U.S. Commission on Civil Rights Announces that its 2016 Enforcement Report Will Examine Possible Violations of Civil Rights Relating to Environmental Justice

Jul 20, 2015, 17:18 ET from U.S. Commission on Civil Rights

WASHINGTON, July 20, 2015 /PRNewswire-USNewswire/ -- The U.S. Commission on Civil Rights announces that on Friday, July 17 in an open meeting, the Commission voted to approve an investigation of possible civil rights violations relating to environmental justice in communities consisting predominantly of low-income, minority Americans for its annual enforcement report. Each year, pursuant to its statutory mandate, the U.S. Commission on Civil Rights selects a report topic regarding the federal enforcement of civil rights laws of this nation. 

The 2016 enforcement report will investigate specific and grave concerns of minority and low-income communities about possible violations of environmental and civil rights laws resulting from improper generation, storage, transfer and siting of toxic materials by public utilities and other sources near minority residential areas.

In its previous 2003 report, Not in My Backyard, the Commission looked at various agencies responsible for implementing Executive Order 12,898 that requires federal agencies to collect data on the health and environmental impact of their activities on minority and low-income populations and to incorporate findings into their programs and activities.  In its upcoming enforcement report, the Commission will primarily address the work of the Environmental Protection Agency in this area, including but not limited to storage of coal ash and hydraulic fracturing (fracking).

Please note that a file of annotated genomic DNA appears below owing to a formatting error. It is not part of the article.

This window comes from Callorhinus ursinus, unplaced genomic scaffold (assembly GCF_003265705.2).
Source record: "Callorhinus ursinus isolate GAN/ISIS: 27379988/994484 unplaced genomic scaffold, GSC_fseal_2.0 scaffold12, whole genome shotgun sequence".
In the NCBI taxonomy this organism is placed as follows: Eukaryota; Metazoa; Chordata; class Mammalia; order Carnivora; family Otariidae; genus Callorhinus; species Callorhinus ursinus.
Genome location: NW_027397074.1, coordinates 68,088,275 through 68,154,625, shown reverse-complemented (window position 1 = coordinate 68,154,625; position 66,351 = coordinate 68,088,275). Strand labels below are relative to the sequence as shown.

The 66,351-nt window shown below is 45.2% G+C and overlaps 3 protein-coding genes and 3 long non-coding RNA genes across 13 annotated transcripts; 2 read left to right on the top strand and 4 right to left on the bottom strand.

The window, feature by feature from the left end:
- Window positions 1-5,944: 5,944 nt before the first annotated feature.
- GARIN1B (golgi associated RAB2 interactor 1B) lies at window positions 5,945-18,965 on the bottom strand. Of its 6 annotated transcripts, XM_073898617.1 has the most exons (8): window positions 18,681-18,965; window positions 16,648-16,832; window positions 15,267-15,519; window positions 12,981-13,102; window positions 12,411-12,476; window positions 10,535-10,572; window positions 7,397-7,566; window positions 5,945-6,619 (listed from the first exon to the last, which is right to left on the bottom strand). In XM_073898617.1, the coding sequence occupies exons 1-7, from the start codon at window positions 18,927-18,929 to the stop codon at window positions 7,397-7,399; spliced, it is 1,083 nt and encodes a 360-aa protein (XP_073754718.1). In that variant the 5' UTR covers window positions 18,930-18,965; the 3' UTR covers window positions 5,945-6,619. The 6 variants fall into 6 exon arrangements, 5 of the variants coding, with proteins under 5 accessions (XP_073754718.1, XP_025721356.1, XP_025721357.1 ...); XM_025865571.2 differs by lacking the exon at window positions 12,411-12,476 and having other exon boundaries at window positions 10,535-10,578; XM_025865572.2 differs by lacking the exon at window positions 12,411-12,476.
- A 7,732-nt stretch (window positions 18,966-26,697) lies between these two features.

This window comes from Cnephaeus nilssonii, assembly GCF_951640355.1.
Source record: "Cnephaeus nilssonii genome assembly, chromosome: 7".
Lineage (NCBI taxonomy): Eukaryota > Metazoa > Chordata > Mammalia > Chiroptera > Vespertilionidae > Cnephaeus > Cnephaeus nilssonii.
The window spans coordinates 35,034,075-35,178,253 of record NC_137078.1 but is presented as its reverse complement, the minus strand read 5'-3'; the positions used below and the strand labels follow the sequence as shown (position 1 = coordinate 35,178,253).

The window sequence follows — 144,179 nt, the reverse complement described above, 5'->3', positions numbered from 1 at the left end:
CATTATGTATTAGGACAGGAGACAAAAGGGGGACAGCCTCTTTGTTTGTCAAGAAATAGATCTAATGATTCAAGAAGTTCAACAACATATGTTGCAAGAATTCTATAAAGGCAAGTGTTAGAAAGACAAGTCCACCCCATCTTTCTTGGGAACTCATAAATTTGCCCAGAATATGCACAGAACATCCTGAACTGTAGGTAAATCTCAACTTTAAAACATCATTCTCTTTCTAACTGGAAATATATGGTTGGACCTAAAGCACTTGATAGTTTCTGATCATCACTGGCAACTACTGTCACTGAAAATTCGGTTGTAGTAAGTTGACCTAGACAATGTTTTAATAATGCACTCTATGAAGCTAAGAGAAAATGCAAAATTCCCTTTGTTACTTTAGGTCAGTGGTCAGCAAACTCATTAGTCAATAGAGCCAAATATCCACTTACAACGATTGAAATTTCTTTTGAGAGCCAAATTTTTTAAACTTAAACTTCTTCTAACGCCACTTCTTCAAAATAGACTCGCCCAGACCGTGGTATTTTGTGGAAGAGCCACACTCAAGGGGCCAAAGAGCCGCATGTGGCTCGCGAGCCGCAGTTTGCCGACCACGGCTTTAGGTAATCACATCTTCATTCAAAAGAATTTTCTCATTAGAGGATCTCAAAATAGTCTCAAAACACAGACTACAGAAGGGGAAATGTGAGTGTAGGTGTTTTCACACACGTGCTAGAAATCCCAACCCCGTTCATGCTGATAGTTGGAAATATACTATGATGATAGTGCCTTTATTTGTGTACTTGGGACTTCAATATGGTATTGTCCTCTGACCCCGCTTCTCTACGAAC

The Commission will also look at how agencies such as EPA are enforcing their responsibilities under Title VI of the Civil Rights Act of 1964 to ensure that clean air, clean earth, and clean water are available on a nondiscriminatory basis to all Americans.

Chairman Castro stated, "Having been born and raised in a community that was, and continues to be, the victim of environmental racism, I know well the adverse impact this has on low-income and minority communities.  It is my hope that the Commission's focus on this issue will ensure that this form of discrimination is met with justice."

The U.S. Commission on Civil Rights is an independent, bipartisan agency charged with advising the President and Congress on civil rights matters and issuing a federal civil rights enforcement report. For information about Commission's reports and meetings, visit http://www.usccr.gov.   

Contact: Lenore Ostrowsky
Acting Chief, Public Affairs
(202) 376-8591

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SOURCE U.S. Commission on Civil Rights